Nearly two-thirds of women working in Silicon Valley tech firms have experienced incidents of sexual harassment in the workplace, a new study by Stanford University researchers has revealed.
Of the 60% of women who experienced “unwanted sexual advances”, 65% said these advances had come from one of their superiors, according to a survey titled Elephant in the Valley. This survey was carried out by seven women including former employee of Kleiner Perkins Caufield & Byers (KPCB), Trae Vassallo, and former Yahoo executive Michele Madansky.
The inspiration of this survey came from the gender discrimination suit by Ellen K. Pao against her former employer KPCB, and again the outrage she provoked as the interim CEO of Reddit. These women said:
“What we realized is that while many women shared similar workplace stories, most men were simply shocked and unaware of the issues facing women in the workplace. In an effort to correct the massive information disparity, we decided to get the data and the stories”.
They surveyed more than 200 women who had at least 10 years of work experience, many of whom are employed at Google, Apple, or other large companies as well as tech startups. Most of them are located in Silicon Valley and San Francisco Bay area.
One in three of these women said they had been made to fear for their personal safety because of work-related circumstances, while 60% of those who had reported such harassment were dissatisfied with the course of action taken after reporting it. Two-thirds of the participants had children, while 77% were over the age of 40.
Many respondents gave accounts of their negative experiences, with one writing: “Once a client asked me to sit on his lap if I wanted him to buy my product. My company didn’t do anything when I told my boss, so unfortunately I asked to be taken off that client, but it’s not like they can fire the client”.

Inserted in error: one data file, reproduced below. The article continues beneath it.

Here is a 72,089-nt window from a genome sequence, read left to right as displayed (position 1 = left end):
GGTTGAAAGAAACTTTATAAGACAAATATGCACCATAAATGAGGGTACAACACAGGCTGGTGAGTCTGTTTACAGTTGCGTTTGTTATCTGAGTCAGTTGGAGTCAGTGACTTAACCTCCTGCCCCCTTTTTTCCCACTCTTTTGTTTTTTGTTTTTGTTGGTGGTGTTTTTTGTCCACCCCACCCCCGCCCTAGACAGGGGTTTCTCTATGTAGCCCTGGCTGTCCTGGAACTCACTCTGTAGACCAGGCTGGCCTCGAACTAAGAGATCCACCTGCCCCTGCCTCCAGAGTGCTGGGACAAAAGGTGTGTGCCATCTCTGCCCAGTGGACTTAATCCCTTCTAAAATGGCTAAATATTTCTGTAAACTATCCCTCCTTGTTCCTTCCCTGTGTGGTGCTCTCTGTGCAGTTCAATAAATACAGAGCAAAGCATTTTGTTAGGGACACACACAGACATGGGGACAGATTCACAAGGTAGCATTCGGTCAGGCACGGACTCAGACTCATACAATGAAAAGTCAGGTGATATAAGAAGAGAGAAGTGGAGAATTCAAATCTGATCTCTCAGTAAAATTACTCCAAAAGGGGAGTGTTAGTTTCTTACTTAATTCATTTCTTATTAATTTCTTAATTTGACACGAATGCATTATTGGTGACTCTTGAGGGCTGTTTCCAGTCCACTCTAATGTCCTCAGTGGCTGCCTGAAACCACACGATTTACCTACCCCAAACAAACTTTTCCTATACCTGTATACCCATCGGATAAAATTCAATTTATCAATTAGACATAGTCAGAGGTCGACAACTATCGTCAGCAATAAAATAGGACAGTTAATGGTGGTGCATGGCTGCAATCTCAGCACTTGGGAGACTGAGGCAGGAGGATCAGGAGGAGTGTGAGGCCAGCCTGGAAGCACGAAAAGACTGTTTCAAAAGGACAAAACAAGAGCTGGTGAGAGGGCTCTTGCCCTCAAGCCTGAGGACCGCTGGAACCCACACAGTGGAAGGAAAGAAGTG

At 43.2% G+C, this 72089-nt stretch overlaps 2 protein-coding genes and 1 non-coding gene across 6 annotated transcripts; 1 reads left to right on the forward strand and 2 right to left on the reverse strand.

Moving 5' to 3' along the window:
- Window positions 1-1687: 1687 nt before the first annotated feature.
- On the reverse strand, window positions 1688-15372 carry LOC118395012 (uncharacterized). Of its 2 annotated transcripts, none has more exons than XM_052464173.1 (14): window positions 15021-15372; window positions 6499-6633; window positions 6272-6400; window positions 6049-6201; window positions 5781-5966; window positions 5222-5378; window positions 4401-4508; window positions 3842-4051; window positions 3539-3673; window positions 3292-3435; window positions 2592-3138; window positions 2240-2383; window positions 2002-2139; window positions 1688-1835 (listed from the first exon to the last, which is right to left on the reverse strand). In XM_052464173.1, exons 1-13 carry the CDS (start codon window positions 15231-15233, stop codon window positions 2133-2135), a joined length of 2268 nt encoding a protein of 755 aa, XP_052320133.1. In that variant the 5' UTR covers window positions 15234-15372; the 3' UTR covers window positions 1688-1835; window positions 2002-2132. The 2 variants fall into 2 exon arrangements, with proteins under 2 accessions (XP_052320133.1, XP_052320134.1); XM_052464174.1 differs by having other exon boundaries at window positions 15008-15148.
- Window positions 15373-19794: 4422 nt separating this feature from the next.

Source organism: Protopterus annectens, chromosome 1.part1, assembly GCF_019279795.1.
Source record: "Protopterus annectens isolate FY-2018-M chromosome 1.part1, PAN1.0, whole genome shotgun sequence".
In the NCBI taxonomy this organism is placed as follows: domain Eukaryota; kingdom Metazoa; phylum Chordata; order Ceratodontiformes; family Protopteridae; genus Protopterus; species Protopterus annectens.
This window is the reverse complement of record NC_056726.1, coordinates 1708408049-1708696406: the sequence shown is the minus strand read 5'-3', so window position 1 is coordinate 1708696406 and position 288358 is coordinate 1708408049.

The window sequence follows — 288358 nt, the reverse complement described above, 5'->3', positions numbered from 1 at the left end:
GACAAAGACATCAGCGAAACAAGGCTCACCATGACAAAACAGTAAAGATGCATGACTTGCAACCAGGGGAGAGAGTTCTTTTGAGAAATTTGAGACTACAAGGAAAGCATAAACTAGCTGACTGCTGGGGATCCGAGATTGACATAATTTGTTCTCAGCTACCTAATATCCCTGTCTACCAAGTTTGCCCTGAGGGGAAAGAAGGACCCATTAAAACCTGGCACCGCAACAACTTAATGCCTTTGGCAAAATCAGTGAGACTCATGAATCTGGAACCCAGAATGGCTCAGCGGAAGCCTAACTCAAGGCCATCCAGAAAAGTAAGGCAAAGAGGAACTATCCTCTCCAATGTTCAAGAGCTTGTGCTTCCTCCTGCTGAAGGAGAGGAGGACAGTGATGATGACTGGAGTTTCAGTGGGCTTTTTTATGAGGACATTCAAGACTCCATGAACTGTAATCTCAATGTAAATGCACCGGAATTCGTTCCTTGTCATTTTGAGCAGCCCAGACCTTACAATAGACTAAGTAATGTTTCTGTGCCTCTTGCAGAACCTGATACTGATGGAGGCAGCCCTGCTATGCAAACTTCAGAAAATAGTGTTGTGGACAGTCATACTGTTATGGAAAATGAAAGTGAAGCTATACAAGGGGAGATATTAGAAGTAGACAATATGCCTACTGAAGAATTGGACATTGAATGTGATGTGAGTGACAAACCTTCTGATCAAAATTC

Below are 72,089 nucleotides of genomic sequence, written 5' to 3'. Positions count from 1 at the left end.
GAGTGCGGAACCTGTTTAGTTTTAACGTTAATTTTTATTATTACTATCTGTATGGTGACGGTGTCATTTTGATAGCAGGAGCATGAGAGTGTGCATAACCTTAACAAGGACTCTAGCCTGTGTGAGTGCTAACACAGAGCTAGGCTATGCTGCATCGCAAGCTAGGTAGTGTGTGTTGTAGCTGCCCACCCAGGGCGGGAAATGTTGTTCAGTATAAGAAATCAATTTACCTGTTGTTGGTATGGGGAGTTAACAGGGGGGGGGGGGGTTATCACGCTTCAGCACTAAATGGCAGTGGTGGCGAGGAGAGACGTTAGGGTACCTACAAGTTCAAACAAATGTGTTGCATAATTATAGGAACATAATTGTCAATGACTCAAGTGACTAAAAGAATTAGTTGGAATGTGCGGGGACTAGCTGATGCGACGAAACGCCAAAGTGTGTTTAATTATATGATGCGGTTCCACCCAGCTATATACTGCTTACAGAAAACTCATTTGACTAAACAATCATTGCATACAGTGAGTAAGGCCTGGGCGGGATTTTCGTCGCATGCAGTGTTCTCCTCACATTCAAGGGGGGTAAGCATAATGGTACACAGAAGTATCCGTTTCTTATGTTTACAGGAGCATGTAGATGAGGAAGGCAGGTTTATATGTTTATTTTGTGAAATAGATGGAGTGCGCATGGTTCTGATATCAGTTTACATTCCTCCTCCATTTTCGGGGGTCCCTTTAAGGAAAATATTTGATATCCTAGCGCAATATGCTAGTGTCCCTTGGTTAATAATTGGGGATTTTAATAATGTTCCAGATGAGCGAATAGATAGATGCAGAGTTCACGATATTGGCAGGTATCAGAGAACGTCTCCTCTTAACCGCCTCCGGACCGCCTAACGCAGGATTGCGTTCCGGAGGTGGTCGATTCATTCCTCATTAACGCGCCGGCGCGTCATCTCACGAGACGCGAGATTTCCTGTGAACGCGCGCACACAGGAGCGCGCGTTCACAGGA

Another wrote that she was groped by her boss while in public at a company event: “After learning this had happened to other women in my department, and then reporting the event to HR, I was retaliated against and had to leave the company”, she explains.
According to the survey, bias – unconscious or not – is alive and well in the tech community. The majority of women (84%) surveyed said they had been told in the past that they were too aggressive, and 66% had felt excluded from key social or networking opportunities because of their gender.
“When I am with a male colleague who reports to me, the default is for people to tend to defer to him, assuming I work for him”, said one respondent. “As soon as they know that is not true they look to me. I have also had male colleagues say to me that once a woman is pregnant she is irrelevant”.
There are fewer women working in the industry than there were 10 years ago, it was revealed in 2015, with numbers falling by 7% between 2002 and 2012. This may partly be down to a lower number of female students choosing to study STEM subjects at school and university level, thus gender-skewing at the talent pool.
When asked about mandatory quotas possibly being introduced for technology companies, a panel of leading industry figures at the WISE Conference 2015 were split as to whether this was the best solution.
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